Dreams Of Old New Zealand: A glimpse of the curving North Otago shoreline and a swathe of bright blue sky
LAST NIGHT I dreamed of Oamaru. I was born there 55 years ago in the big public hospital which overlooked the little seaside town. In those days, public hospitals were almost always built on hilltops. Set there by the State, they quite literally “watched over” the citizenry they were erected to serve. It was reassuring.
Why was I dreaming of Oamaru? I’d like to think it was because, on the eve of the 2011 General Election, I was reaching back into my past for answers about the present, and the future, of my country. That, at some point in the dream, someone would step forward and answer all the questions my conscious mind has been asking me since the campaign began.
But the unconscious doesn’t work like that, does it?
In my dream the person with the answers was me. A hall-full of people was waiting for Chris Trotter to get up and sing. But he couldn’t sing. His guitar had no strings, and he had forgotten all the words to his songs.
I looked down at the audience from the stage. All the faces were friendly, expectant and curiously familiar. The big doors at the end of the hall stood open, framing a glimpse of the curving North Otago shoreline and a swathe of bright blue sky. Then somebody shut the doors; the audience fell silent; and I woke up.
Except it won’t be a dream from which we wake on Sunday morning; it’ll be a brand new political reality to which we open our eyes. And unless I’m very much mistaken, the most important aspect of this new reality will be how few points of connection it has with our nation’s past. Old New Zealanders, like me, will feel like those people left standing on the quay when a big passenger liner pulls away. One by one the paper streamers connecting us to the departing world will snap. The ship will sail away and we’ll be left behind.
The people on board the ship will breathe a huge sigh of relief. For the past three years they have grown increasingly impatient with Old New Zealand and its passé traditions. They know that the egalitarian values it persists in celebrating have no currency in their brave new world.
A brutal and unreflective fatalism defines these New New Zealanders. For those lucky enough to be born to the right parents, life is good. Is it their fault they’re lucky? Losers’ children (with the right sort of genes) will scrabble and claw their way out of whatever hell-hole they’re born into – and why not? No one’s going to condemn them for the crimes they commit getting out and climbing up. The consideration of others is a choice people make – usually at their own expense. The only real crime is getting caught.
It’s why the Captain of this happy little ship, John Key, is so incredibly popular among passengers and crew alike. He epitomises the strategies for success they long to emulate. Mixing sunny smiles and cheery waves with the most ruthless and unforgiving displays of political management. His enemies called him “the smiling assassin” – never understanding that his friends have come to admire both the killings, and the “aw-shucks” grin that accompanies them, in equal measure.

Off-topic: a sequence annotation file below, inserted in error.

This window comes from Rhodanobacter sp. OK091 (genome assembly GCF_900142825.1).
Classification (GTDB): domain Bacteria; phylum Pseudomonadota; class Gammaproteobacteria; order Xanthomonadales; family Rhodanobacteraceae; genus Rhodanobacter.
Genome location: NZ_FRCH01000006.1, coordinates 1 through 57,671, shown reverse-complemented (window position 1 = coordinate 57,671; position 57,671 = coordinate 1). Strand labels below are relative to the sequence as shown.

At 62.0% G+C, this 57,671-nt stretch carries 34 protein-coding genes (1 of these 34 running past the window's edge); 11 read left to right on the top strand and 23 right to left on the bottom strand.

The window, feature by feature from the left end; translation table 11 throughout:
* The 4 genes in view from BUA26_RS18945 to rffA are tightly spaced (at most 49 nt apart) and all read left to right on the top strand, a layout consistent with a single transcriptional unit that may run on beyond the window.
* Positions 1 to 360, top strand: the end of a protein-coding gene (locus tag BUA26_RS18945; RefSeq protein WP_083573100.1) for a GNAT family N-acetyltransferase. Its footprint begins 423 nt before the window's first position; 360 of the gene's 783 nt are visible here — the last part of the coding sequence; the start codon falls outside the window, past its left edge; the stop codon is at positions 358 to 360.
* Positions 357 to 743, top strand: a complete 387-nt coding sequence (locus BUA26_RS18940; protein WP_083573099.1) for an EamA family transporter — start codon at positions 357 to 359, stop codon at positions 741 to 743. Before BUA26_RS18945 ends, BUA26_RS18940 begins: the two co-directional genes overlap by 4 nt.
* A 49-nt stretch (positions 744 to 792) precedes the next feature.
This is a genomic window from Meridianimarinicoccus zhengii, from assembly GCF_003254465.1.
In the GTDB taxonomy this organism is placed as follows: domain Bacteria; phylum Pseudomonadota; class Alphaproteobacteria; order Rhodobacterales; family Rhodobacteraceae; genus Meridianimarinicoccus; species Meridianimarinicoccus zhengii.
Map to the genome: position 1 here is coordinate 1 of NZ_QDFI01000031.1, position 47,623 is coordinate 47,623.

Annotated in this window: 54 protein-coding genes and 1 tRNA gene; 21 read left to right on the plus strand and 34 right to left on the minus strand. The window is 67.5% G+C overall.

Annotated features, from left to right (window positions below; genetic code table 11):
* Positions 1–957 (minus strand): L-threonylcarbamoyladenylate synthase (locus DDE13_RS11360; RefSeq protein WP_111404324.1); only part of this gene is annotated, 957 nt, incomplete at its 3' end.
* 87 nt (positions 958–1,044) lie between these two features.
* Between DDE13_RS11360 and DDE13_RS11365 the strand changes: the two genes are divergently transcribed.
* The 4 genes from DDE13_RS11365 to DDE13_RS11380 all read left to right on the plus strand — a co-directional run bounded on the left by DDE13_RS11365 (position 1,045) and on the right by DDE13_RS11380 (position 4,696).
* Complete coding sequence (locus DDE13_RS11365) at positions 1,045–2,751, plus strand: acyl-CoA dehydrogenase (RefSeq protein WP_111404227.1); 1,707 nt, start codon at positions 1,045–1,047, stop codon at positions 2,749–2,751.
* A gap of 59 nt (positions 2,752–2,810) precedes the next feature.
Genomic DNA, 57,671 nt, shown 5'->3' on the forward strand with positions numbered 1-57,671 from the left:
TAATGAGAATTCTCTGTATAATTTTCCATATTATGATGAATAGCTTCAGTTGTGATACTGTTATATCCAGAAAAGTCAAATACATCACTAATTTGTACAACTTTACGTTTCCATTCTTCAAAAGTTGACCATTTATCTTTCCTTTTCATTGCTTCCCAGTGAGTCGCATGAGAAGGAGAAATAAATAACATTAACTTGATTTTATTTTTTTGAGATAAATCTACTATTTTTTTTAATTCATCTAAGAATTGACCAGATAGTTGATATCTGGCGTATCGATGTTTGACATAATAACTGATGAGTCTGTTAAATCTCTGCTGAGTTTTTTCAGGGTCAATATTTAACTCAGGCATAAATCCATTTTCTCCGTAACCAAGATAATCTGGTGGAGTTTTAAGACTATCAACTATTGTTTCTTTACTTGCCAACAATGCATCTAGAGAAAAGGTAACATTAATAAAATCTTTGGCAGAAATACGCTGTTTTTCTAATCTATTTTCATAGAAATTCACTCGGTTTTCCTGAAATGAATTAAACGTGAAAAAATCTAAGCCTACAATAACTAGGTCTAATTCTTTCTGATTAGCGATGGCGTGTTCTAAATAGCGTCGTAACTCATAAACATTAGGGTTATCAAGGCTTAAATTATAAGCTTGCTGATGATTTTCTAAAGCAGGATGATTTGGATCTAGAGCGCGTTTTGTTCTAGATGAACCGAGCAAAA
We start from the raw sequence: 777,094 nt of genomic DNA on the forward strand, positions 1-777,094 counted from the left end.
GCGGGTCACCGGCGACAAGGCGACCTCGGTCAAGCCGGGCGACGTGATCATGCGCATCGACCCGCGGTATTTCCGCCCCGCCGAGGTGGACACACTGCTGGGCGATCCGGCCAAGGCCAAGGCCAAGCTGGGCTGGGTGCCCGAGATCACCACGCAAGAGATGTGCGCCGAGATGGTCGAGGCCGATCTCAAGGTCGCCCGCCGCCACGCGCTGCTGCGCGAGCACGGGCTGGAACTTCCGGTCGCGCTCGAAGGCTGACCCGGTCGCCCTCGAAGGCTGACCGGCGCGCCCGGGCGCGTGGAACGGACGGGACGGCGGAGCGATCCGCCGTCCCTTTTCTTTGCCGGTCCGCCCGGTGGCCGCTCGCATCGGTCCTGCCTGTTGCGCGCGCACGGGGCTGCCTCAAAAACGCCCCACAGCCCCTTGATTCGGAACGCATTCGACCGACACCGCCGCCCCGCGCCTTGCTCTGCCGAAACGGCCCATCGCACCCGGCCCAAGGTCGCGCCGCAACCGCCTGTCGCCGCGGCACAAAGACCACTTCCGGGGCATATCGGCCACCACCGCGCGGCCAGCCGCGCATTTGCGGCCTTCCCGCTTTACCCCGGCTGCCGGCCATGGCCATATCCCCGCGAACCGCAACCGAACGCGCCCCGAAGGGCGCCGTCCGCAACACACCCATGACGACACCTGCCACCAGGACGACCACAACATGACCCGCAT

The most frightening thing about the new ship of state is the number of people who have scrambled aboard for no better reason than the proximity of wealth and power. Even in the bowels of steerage their excitement remains undimmed. They can feel the beat of the band through the ship’s bulkheads, and smell the champagne and caviar wafting through the ventilation shafts. They have no idea that their real purpose is to satisfy the First Class passengers’ pathological appetite for social torture. That, in the neoliberal theatre of pain, the flesh of the poor is the ultimate prop, and their suffering the only acceptable tribute. Not even their children will be spared.
Perhaps that’s why I awoke so suddenly from my dream. Perhaps the closing of the doors was the signal that it was about to descend into nightmare.
And I'm left wondering: is my use of the departing ship metaphor ill-judged? Is it really possible for us Old New Zealanders to avoid embarking alongside the New on Mr Key’s voyage of the damned? Aren’t we all aboard that ship? All inescapably bound to its fate? Aren’t those paper streamers attached to the world we are leaving behind? Isn’t the moment of their breaking also the moment we must bid farewell forever to Old New Zealand?
I don’t believe it is. Neoliberal values are like those plates African tribeswomen insert in their lower-lips. They are alien to the true shape of humanity and are only accommodated by constant application and severe distortion. Once accomplished, however, the effect is much admired by those who have already endured the process. And those who have not are, naturally, despised.
But we plate-less ones at least retain the natural shape of our humanity and inhabit a world in which it is still possible to whistle to, smile at, and kiss one another. In this sense, we Old New Zealanders have indeed been spared the horrors of Captain Key’s voyage.
I dreamed last night of Oamaru and awoke fearing the onset of nightmare. But it need not be so. For hasn’t Oamaru become the capital of that strange art-form known a “steam-punk”? Past and future can be merged to create a potent new hybrid of magic and science. Old songs can find new singers, and old guitars new strings. And, if we all try hard enough to remember, perhaps, in time, the right words will come back to us.
This posting is exclusive to the Bowalley Road blogsite.